Upon exiting Gaza, one has to wait in a no-man's land near the border with Israel. It was in this narrow strip of no-man's land that I encountered an Eritrean man who has been stuck in this strip for many months. He did not have permission to enter Israel and was not legally in Gaza. This was 2015. Today, many Eritreans who have escaped Eritrea are literally stuck in a state of limbo and are unwelcome wherever they go.
Eritrea, a one-man dictatorship, is one of the most oppressive countries in the world. Eritrea has no legislature, no independent civil society organisations and no independent judiciary or media. Eritreans have to endure mandatory, indefinite military service during which they are often abused and subjected to forced labour.
Many Eritreans who managed to make the uncertain and traumatic journey to Israel have sought asylum there. Sudanese refugees have similarly made the long journey to Israel to seek employment and a better life. The African refugees consist mostly of Eritreans and Sudanese. The Sudanese migrants are mostly from the Darfur region.
Since 2005, these migrants have come to Israel to seek refuge from the brutal civil war. Over the past two decades, African migrants have had a precarious status in Israel. The vast majority of African asylum seekers in Israel are not granted asylum. Israel has already started sending refugees to African countries that offer them no protection. In many cases, Africans are essentially being sent to their death.
Israeli prime minister Benjamin Netanyahu is now putting the screws on these refugees. Israeli authorities plan to start deporting African refugees and migrants from Israel in less than two months. Deportation notices have been issued to approximately 38,000 Africans living in Israel. Many of these Africans in Israel are in low-paying jobs, and many of the migrants speak perfect Hebrew and have embraced Israel as their home. These recent actions by the Israeli government call into question its commitment to international law, as well as its adherence to some of the values Israel was founded on.
In August last year, the high court of justice approved the new deportation policy, but ruled that Israeli authorities had to ensure migrants would only be deported to countries where they would be safe. Israel claims that it has made agreements with Uganda and Rwanda to allow for the safe deportation of African asylum-seekers to these countries.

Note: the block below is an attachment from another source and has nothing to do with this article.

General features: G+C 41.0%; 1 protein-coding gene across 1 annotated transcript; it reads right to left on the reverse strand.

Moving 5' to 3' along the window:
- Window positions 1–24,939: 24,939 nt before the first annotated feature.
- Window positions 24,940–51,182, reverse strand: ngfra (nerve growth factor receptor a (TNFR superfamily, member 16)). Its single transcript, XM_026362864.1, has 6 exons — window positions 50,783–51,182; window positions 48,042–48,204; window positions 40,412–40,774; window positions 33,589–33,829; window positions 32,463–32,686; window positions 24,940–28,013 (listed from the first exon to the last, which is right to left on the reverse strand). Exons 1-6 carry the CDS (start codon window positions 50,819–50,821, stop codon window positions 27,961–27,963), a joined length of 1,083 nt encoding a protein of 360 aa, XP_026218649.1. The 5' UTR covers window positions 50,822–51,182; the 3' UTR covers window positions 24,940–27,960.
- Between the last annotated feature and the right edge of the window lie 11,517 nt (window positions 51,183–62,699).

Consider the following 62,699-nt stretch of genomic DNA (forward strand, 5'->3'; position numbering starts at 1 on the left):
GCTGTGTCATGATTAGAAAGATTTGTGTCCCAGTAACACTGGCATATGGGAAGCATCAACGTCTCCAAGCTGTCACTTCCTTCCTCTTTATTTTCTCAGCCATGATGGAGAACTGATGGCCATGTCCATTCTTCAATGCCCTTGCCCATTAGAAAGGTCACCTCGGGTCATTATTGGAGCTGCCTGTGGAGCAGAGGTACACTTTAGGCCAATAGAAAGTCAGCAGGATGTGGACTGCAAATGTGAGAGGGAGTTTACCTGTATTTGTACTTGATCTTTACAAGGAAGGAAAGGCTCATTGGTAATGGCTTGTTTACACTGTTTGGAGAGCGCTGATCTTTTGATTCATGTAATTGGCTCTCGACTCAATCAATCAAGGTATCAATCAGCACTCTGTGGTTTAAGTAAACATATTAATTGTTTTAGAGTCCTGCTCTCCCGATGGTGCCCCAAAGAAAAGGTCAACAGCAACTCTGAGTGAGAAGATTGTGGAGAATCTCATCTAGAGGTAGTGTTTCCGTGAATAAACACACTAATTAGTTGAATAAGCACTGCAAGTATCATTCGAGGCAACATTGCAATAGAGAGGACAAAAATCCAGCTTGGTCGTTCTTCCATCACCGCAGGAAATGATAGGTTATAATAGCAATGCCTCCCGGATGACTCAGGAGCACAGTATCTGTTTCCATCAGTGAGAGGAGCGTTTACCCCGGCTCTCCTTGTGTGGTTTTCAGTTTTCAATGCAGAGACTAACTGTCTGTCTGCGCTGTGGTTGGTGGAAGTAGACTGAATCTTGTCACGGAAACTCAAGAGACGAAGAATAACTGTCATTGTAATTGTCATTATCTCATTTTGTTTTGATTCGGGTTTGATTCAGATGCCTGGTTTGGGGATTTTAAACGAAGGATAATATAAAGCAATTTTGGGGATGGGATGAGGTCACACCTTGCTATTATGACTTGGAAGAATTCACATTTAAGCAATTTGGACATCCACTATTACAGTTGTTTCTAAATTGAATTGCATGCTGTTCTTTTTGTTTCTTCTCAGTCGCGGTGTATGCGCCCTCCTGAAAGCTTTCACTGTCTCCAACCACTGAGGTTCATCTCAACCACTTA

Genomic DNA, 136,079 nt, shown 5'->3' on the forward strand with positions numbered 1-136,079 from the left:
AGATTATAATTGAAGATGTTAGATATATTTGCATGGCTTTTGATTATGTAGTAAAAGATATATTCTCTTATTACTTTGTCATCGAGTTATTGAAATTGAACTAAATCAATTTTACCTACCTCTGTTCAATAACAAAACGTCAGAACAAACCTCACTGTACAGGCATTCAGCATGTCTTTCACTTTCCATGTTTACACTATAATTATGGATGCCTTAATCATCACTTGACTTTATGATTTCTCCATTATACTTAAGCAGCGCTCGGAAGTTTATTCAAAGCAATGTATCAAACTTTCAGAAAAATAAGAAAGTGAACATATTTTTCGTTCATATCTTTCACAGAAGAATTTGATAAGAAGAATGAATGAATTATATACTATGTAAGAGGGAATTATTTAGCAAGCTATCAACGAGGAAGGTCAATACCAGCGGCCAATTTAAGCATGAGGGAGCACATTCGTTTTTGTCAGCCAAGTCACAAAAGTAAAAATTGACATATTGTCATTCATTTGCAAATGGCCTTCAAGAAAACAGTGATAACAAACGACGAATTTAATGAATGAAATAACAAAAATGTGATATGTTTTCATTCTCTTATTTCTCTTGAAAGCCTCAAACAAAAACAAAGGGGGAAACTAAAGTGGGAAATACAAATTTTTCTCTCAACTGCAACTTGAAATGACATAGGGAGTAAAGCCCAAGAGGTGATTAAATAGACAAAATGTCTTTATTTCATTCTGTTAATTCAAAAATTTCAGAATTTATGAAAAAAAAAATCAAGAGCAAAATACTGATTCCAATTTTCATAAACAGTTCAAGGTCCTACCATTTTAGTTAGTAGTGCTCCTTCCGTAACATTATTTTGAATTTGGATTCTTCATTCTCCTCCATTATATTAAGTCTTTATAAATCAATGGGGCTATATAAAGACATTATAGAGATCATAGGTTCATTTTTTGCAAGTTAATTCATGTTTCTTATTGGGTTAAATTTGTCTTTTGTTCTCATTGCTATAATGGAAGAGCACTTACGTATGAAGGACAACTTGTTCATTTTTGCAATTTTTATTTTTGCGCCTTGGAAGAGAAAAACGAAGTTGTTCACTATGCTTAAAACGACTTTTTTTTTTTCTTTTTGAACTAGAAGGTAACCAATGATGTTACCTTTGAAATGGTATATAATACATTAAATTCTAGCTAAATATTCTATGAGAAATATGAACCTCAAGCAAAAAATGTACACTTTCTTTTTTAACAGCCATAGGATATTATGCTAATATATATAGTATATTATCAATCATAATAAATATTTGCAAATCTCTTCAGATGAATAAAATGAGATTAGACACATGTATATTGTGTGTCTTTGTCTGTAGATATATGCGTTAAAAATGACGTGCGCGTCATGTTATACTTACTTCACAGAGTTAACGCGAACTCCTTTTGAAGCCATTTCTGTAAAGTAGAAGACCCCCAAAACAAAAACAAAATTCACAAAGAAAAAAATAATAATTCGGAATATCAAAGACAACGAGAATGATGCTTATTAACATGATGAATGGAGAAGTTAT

But both countries have denied that they have made agreements with Israel in this regard. Rwanda recently emphasised that it would not accept deported persons who are sent to Rwanda against their will.
Human rights activists in Israel believe the government's policy is not only morally dubious but violates international law.
The principle of non-refoulement is deeply entrenched in international law. It states that a state is not permitted to deport a person liable to face persecution, torture, or cruel, inhuman or degrading treatment. It is clear that Israel is violating this fundamental principle. Israel has further confronted refugees with a choice: they either agree to be deported, or they face a (possibly indefinite) period of detention in Israel.
Israel's supreme court has repeatedly ruled that the indefinite holding of a person in custody in order to break their spirit violates the right to dignity under the basic law. Detention of this kind also violates Israel's obligations under international human-rights law.
Over the past two months, there has been increasing resistance within Israel to the deportation policy. Whereas Israel's asylum policies have long been questionable, the use of the word "deportations" represents a red line for Israelis. Human-rights activists in Israel believe the government's policy is not only morally dubious but violates international law.
A group of prolific Israeli academics has mobilised and signed a letter addressed to the education minister in which they ask him to stop the deportations. Letters such as these could have some impact, once court challenges are brought to halt the deportations. A campaign was launched calling on Israelis to hide asylum seekers if it becomes necessary. The public response has been massive. According to the organisers, the campaign (called Israel Refuge) was inspired by the story of Anne Frank.
The imminent deportations have sparked a debate in Israel on Jewish values and the legacy of the Holocaust. Many Israelis believe that Israel has a moral obligation to shelter African asylum seekers, considering the fate of Jewish refugees turned away from Western countries during the Holocaust. Some believe that Israel has a duty to present Jewish values to the world. Like the U.S., Israel is a nation of refugees. Even if it is argued that Israel has a particular character as a Jewish state, numerous Jewish academics, as well as rabbis, have strongly protested the imminent deportations.
Prime minister Netanyahu has consistently described African migrants as "infiltrators". White asylum-seekers in Israel are treated significantly better than Africans. Netanyahu has not shown the slightest regard for the indignities inflicted on refugees from Eritrea and Sudan in the course of fleeing to Israel.
Once in Israel, they may be further humiliated and insulted by Netanyahu's refusal to recognise their claims for asylum. These refugees are unwelcome at every turn. It is therefore not entirely surprising that many refugee seekers are choosing prison over deportation. It is time this is called what it is: racism of the worst kind.
Mia Swart is a visiting fellow at Brookings Doha Centre.